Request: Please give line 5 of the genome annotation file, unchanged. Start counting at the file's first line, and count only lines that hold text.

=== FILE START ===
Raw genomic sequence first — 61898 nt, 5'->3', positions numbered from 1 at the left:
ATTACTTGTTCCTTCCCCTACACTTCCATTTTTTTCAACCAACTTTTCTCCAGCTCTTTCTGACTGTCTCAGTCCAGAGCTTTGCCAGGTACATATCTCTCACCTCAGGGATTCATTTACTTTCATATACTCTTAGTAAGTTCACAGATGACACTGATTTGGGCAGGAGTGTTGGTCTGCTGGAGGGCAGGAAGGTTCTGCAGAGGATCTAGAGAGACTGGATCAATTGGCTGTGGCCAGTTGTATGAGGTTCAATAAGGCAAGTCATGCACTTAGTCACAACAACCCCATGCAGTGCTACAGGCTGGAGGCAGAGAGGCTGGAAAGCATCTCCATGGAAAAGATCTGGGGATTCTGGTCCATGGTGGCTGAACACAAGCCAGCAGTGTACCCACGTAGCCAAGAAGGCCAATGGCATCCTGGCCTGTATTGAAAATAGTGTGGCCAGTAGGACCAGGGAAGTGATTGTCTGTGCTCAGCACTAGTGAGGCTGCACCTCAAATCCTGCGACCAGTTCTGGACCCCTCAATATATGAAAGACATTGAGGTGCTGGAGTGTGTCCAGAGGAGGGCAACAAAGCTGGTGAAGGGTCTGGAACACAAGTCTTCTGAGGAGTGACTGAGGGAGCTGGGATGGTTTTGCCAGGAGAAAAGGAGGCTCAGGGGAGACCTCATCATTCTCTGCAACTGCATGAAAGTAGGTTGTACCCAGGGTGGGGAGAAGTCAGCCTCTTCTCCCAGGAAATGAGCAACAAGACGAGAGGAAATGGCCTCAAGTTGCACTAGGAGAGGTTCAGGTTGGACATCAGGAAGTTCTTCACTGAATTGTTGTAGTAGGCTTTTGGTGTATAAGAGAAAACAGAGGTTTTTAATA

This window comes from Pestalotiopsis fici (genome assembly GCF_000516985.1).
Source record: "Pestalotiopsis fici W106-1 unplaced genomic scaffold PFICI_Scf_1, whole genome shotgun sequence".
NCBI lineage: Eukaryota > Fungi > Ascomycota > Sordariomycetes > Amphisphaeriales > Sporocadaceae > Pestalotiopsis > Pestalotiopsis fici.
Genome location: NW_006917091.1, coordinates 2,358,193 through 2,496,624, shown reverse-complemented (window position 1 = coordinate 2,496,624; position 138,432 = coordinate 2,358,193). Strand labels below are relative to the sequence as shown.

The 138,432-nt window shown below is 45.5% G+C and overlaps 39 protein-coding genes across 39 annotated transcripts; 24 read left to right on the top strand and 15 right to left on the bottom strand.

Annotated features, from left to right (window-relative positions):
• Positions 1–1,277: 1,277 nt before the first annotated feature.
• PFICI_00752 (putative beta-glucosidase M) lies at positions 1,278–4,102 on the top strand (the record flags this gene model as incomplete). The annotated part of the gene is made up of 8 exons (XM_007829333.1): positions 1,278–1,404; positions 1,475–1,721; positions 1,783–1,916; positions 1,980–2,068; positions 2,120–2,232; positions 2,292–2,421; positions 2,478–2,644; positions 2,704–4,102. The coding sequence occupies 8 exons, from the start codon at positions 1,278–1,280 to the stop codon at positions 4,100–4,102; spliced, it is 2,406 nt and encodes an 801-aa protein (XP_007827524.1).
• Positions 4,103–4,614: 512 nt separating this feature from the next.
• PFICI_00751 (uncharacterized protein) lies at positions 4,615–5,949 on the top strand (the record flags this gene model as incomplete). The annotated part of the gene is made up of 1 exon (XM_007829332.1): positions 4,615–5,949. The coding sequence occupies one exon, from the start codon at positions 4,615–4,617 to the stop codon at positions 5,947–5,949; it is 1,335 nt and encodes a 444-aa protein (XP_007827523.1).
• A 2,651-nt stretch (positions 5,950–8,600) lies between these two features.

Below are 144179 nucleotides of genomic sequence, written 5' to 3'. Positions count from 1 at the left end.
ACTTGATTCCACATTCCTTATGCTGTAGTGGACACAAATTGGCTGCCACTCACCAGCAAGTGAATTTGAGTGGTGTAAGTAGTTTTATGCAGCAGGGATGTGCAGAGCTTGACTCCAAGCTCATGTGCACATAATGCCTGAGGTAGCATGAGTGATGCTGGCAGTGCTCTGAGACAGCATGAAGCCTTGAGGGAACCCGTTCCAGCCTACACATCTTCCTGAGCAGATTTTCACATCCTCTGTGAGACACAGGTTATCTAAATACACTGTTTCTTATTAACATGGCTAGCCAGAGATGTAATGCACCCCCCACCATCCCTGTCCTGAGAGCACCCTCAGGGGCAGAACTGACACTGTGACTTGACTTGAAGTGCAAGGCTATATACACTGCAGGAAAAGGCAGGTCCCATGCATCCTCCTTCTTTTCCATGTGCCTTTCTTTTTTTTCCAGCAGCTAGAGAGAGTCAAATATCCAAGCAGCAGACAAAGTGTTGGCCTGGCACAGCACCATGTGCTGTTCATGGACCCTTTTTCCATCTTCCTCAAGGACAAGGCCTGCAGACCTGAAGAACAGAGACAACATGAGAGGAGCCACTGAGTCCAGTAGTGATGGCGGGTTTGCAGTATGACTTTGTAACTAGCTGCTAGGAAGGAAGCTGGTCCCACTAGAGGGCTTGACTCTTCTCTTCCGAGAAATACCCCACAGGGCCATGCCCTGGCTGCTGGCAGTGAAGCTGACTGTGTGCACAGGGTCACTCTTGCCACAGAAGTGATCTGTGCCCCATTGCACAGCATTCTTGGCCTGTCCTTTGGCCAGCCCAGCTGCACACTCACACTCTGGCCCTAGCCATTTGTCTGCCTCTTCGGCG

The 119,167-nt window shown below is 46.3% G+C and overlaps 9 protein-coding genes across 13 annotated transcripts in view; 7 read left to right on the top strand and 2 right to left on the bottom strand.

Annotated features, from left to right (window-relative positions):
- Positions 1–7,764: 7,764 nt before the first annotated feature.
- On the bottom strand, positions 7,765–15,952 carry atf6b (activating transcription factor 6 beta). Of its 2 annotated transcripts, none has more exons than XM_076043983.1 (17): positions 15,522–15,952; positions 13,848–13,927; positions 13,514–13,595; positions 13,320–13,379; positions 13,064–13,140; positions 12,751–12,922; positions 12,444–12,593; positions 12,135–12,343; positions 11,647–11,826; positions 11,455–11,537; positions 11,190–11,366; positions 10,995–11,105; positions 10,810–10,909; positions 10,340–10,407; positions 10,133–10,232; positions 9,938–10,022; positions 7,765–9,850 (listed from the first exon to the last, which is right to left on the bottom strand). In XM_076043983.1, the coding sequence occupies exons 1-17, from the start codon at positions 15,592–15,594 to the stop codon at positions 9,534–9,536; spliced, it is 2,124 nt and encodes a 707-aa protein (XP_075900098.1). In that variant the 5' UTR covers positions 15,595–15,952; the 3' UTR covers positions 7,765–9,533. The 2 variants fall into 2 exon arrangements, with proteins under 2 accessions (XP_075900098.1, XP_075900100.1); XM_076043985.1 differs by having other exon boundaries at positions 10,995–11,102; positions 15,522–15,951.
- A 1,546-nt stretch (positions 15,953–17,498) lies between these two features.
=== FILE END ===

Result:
NCBI lineage: Eukaryota > Fungi > Ascomycota > Sordariomycetes > Amphisphaeriales > Sporocadaceae > Pestalotiopsis > Pestalotiopsis fici.